An update to the recommendation that pregnant women should not use e-cigarettes because they may contain chemicals that could harm the fetal brain. The CDC and a 2016 Surgeon General report say that e-cigarettes are not safe for pregnant women.
The many reasons not to smoke when pregnant may be well known, but that hasn’t stopped some women from puffing away. A study found that the number of women who smoked an average of 10 or more cigarettes during their first trimester rose between 2018 and 2020. Right now, about 3 percent of pregnant women in the U.S. smoke, according to a new government report released that analyzed data from fetuses and newborns.
Smoke is, after all a smoke
E-cigarettes are likewise full of nicotine, which is a toxin. If you use e-cigarettes, the air that you breathe in contains harmful chemicals, like nicotine. Nicotine is bad for everyone, but particularly for women who are pregnant or may become pregnant, because regularly using nicotine could cause ectopic pregnancy.
Scientists and Obstetricians in Melbourne have been worried about the health risks of e-cigarettes for quite some time now. Earlier studies found that e-cigarette vapor damages lung tissue and leads to inflammation and potentially cancer. A new study finds that vapor may also affect a much more important organ: the reproductive system. The study was performed by researchers at the University of North Carolina’s School of Medicine and was published in the journal Human Reproduction.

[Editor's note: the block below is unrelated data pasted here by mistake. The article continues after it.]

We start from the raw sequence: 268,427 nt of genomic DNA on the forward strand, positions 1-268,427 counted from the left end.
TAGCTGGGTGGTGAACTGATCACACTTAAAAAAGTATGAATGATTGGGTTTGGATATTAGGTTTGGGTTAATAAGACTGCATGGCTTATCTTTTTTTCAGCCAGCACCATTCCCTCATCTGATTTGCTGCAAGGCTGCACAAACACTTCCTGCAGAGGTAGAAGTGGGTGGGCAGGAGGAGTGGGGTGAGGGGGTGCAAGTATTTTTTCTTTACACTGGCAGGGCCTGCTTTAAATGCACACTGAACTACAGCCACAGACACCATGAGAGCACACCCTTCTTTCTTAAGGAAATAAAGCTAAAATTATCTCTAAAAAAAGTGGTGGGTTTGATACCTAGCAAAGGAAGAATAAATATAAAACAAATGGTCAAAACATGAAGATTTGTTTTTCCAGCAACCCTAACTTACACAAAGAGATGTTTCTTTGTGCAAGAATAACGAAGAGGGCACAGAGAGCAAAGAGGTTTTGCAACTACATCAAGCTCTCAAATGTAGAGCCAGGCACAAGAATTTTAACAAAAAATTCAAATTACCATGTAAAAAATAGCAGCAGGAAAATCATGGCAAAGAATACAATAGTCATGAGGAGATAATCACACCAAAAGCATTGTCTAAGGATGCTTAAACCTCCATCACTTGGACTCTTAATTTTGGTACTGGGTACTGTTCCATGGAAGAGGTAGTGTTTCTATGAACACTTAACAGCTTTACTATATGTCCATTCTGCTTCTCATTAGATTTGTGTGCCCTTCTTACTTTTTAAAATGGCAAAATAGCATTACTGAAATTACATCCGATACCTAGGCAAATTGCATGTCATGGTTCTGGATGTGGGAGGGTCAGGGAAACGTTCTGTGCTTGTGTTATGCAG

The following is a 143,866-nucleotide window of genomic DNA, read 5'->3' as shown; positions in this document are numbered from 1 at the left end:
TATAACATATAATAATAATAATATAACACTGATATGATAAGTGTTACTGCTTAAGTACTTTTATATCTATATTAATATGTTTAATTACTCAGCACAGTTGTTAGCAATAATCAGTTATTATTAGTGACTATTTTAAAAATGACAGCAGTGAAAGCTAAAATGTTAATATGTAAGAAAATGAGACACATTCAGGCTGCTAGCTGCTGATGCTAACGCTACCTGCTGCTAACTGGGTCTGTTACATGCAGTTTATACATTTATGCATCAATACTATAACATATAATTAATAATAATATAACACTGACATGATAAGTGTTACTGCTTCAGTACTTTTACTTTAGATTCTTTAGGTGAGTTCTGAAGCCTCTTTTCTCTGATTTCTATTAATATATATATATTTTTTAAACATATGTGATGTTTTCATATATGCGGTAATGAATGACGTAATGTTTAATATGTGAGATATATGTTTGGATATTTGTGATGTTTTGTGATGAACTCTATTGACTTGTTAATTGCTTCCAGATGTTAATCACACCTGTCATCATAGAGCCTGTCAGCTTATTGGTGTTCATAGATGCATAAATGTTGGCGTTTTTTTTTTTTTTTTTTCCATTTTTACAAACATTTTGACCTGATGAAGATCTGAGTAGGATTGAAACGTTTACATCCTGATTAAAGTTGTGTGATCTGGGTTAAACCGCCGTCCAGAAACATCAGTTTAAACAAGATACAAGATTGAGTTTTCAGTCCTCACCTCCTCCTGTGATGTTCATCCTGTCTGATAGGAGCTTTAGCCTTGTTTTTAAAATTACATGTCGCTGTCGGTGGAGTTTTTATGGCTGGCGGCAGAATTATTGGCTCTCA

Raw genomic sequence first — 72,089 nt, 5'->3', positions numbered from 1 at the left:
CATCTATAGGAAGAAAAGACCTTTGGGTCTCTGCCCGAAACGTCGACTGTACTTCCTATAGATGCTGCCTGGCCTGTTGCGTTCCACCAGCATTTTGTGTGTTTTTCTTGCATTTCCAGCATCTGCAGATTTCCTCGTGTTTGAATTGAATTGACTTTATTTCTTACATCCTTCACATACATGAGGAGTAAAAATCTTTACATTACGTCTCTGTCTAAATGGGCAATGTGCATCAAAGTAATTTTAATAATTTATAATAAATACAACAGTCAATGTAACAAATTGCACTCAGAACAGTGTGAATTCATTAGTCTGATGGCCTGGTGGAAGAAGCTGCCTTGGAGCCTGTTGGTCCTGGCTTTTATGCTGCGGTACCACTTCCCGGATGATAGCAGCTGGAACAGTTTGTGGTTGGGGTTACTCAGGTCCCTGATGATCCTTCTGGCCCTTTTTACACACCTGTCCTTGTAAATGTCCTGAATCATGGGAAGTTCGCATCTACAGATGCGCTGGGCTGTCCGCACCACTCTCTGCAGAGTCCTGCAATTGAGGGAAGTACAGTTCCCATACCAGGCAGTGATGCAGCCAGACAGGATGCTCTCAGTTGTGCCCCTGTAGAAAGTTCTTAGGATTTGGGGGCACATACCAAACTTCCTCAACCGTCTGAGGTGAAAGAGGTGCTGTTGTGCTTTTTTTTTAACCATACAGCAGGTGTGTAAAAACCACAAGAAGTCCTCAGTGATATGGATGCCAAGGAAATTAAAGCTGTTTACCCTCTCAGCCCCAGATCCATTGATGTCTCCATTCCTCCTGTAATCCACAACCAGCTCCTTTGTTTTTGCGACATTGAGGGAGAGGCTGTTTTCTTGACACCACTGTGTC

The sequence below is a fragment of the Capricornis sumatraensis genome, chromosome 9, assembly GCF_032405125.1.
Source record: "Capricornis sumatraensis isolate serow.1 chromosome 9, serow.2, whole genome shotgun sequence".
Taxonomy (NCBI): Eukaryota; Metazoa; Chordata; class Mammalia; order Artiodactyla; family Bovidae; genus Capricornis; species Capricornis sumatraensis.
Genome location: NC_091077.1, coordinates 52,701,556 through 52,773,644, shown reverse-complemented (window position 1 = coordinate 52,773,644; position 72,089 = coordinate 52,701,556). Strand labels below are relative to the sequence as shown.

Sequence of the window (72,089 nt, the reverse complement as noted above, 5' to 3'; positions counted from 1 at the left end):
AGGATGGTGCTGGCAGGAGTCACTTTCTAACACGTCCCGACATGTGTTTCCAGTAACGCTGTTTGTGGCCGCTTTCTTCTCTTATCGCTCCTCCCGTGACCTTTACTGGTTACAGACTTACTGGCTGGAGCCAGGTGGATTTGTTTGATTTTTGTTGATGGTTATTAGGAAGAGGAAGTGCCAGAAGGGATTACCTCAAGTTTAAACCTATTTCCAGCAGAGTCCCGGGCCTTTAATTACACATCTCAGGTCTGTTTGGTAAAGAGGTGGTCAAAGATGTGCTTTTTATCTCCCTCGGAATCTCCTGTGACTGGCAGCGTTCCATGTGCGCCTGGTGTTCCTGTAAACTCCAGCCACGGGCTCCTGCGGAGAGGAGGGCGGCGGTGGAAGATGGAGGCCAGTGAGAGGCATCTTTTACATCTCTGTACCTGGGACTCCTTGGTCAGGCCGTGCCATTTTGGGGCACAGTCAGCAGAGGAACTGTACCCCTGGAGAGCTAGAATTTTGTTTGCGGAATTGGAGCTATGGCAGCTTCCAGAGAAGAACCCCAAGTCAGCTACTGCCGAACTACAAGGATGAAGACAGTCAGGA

Tobacco vs. vape
E-cigarettes and other nicotine products have been considered an alternative for cigarette smokers trying to quit or cut back on regular cigarettes. While this is a good public health movement, the disturbing thing about using nicotine products like e-cigarettes is that they contain nicotine which could be harmful to the fetus, even if there isn’t any tobacco in them.
Surprise! You can’t measure nicotine
As reported by KTVU, a San Francisco TV news station, a recent study found that nearly two-thirds of the e-cigarette cartridges and refill solutions they tested had levels of nicotine that were different than what was indicated on the label. The levels can be off by as much as 100%, meaning the cartridge or refill solution in your e-cig could actually contain double or half the nicotine you think it does!
Nicotine and flavors added to e-cigarettes helped a lot of people quit smoking, but e-cigs have been linked with the death of a Wyoming college student. The CDC warns that vaping can lead to adult-onset asthma. The FDA is concerned about safety concerns with e-cigarettes which have been linked to severe respiratory illnesses and deaths. It’s crucial that anyone who uses vaping products knows the potential danger and educates themselves about the actual risks.
Are you aware that vaping during pregnancy may lead to congenital disabilities in your baby? What does vape entail exactly? Does it affect the development of the fetus? Can it cause miscarriage? I’m sure you have a lot of questions; I sure did give the answers above. The choice is yours.